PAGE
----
Breaking out of the ‘Berlin Bubble’ has been a hot topic within the startup community over the past few months. And while many companies struggle to expand outside of Europe, Berlin-based 88tc88 is thinking big by looking east, providing a platform for Western artists to launch in China.
The firm’s co-founder and CEO Thomas Reemer told Silicon Allee about cultural barriers, the different definitions of success, and just how similar Berlin and Beijing really are.
88tc88 is, as Thomas puts it, a cultural enabling engine for music, games and apps. The team works to connect the West with China by offering Western companies a web-based service to cross international boundaries. It incorporates a one-stop solution of translation, approval by the Chinese authorities, product globalization, and international publishing and sales.
Working with artists, brands, labels, aggregators, app developers, and publishers, 88tc88 enables the access to digital, mobile and physical distribution in China which is otherwise fraught with difficulties.
Internet Control Software
The idea was originally conceived while Thomas was travelling in China in 2009, with the service officially launching at South By Southwest in March 2011. Thomas had been invited by the Chinese government to work on the Green Dam project, the internet and content-control software used in China.
He said: “Western people are shocked by that, because they think it’s a bit sinister. But it’s actually not, it’s controlled dynamics. Because the country is still growing up, it needs that control to be able to take full advantage of the concept of freedom that we have.” After that, he said, he was hooked into China’s blossoming music and technology scene.
While 88tc88 is currently only importing west to east, artists and labels alike are embracing the chance to break into China’s notoriously difficult business world. Thomas added: “The share of Western content in China is very low. Record labels aren’t licensing – they can’t anymore because it gets pirated. Apps have just started becoming popular, and gaming companies are also not licensing into China because theres no hosting solution. But we want to change that. We are out to increase that percentage of western content in China. At the moment it’s around one and a half percent, we want to increase that by 100 percent, by 200 percent, by 1000 percent eventually.”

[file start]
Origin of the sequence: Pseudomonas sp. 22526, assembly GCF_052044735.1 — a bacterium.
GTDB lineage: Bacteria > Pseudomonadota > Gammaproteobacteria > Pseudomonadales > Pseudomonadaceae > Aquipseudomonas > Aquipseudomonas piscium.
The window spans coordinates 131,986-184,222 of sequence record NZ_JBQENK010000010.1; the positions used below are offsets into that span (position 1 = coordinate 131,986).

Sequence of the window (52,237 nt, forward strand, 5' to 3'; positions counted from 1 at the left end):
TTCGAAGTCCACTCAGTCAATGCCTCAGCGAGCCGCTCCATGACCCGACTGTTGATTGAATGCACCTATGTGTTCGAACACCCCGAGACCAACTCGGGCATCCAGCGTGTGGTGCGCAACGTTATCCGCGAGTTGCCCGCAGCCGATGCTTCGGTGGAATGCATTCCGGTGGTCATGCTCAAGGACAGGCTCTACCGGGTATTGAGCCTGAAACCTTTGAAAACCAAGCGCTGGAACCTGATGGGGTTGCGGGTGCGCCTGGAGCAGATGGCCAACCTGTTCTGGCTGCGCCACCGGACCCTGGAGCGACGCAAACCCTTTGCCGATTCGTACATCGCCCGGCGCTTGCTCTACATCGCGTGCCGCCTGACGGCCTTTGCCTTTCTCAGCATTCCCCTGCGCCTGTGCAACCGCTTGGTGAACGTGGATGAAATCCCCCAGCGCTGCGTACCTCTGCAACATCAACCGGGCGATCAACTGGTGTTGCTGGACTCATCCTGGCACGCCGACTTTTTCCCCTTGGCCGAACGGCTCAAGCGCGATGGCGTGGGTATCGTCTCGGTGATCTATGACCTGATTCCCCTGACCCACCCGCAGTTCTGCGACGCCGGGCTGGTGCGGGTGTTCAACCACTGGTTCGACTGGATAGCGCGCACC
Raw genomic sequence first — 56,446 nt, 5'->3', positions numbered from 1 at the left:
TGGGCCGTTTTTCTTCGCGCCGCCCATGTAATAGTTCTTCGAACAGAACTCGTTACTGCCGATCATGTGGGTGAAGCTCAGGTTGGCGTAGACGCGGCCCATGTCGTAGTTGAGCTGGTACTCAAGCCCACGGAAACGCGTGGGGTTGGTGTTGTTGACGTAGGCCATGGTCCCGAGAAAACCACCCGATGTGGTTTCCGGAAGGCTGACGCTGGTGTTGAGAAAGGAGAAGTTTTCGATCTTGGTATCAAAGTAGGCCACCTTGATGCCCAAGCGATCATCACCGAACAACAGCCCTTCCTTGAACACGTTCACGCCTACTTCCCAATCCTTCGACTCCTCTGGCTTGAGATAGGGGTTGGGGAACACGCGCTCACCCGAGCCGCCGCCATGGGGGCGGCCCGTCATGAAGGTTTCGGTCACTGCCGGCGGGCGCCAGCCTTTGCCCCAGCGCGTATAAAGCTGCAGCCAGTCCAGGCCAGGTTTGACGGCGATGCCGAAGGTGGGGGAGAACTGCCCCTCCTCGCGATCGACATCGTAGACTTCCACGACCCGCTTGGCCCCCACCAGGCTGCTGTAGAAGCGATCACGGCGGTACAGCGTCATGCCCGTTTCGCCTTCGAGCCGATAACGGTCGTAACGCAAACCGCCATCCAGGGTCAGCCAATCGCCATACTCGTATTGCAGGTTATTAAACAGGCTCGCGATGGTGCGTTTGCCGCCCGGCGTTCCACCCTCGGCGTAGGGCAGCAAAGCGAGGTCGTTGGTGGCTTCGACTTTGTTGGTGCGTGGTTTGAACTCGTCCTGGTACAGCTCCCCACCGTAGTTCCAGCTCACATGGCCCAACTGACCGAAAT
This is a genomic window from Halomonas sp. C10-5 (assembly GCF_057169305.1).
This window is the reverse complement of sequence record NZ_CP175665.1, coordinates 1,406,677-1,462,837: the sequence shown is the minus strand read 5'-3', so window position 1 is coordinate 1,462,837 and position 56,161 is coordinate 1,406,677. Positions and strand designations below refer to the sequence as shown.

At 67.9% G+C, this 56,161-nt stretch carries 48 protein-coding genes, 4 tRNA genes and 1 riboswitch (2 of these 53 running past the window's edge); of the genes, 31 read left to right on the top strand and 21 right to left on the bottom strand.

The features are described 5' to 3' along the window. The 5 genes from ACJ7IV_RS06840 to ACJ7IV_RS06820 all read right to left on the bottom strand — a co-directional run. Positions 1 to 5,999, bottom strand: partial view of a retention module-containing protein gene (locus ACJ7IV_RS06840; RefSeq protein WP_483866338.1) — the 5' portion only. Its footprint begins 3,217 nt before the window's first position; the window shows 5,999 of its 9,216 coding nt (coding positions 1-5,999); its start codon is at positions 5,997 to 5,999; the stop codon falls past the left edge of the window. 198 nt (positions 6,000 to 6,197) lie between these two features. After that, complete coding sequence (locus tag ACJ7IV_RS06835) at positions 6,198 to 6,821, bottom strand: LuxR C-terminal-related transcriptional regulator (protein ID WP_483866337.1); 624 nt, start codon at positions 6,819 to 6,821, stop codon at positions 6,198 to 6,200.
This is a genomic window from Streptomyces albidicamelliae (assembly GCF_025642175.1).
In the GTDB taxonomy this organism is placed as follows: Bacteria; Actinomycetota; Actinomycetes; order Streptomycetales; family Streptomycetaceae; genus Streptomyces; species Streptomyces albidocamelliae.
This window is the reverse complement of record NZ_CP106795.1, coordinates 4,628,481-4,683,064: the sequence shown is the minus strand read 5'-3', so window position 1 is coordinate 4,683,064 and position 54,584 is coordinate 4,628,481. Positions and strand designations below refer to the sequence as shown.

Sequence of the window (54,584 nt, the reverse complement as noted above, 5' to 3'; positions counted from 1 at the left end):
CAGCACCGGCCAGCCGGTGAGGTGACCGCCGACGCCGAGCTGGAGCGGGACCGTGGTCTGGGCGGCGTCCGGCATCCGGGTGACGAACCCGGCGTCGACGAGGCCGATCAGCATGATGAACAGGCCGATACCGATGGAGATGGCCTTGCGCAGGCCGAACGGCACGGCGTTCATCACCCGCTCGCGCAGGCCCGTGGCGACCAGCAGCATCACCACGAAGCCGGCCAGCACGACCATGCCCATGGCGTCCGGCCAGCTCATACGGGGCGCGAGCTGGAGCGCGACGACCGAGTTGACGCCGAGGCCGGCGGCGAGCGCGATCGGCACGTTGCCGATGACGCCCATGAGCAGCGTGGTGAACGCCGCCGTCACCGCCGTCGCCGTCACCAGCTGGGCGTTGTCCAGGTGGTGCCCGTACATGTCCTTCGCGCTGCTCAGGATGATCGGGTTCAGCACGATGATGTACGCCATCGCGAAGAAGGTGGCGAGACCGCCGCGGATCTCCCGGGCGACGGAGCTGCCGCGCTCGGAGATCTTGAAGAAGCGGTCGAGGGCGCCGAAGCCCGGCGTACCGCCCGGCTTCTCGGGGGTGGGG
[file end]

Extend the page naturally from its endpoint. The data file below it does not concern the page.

Trust, Thomas explained, is the biggest issue when it comes to Western brands offering content on the Chinese market: “You need to be able to offer a transparent solution – I think transparency is the biggest stumbling block, and we do that. Our platform is completely controlled… We are in a very fortunate situation because we’re coming from the ‘right side’, and we can protect our clients’ content when it enters China.”
Beijing as East Berlin
Despite the success, however, the cultural challenges are still fairly big, starting with the definition of what constitutes a success:. “In the West, we are likely to post a press release when we get investors, and we consider that a success. Whereby in China, you will likely release a press release when you’ve sold a million things.”
But while there are plenty of differences in how business works in China as compared to Germany, there are also many similarities. “Chinese people like to consume products as much as we do. Technical gadgets, cosmetics, fashion, and music are very popular there. Contrary to what everybody thinks, I think they are also quick adapters for new global green, organic initiatives, you can see that they’re working quicker than anyone else. But there’s lots to do – this is a country that came out of the dark ages only 30 years ago, and people don’t give China enough credit for how fast they’ve developed.”
For Thomas, going to Beijing provokes memories of the place where he grew up – East Berlin. “It’s the same setup. Both have very strong control, but underneath the lid things are bubbling, and there’s a sub-text going on. And people have a very different definition of what freedom can actually be. And I like that a lot, I could totally relate to it.”
As for the future, 88tc88 plan to launch a new venture called PaiShou88, their first B2C encounter in China, into beta in April – with plans to open it up to the public by October. There are also several extensions of the business in the works, such as reverse models brining Chinese content to the West, and plans to further expand and go beyond music, games and apps to e-books, audio books and video.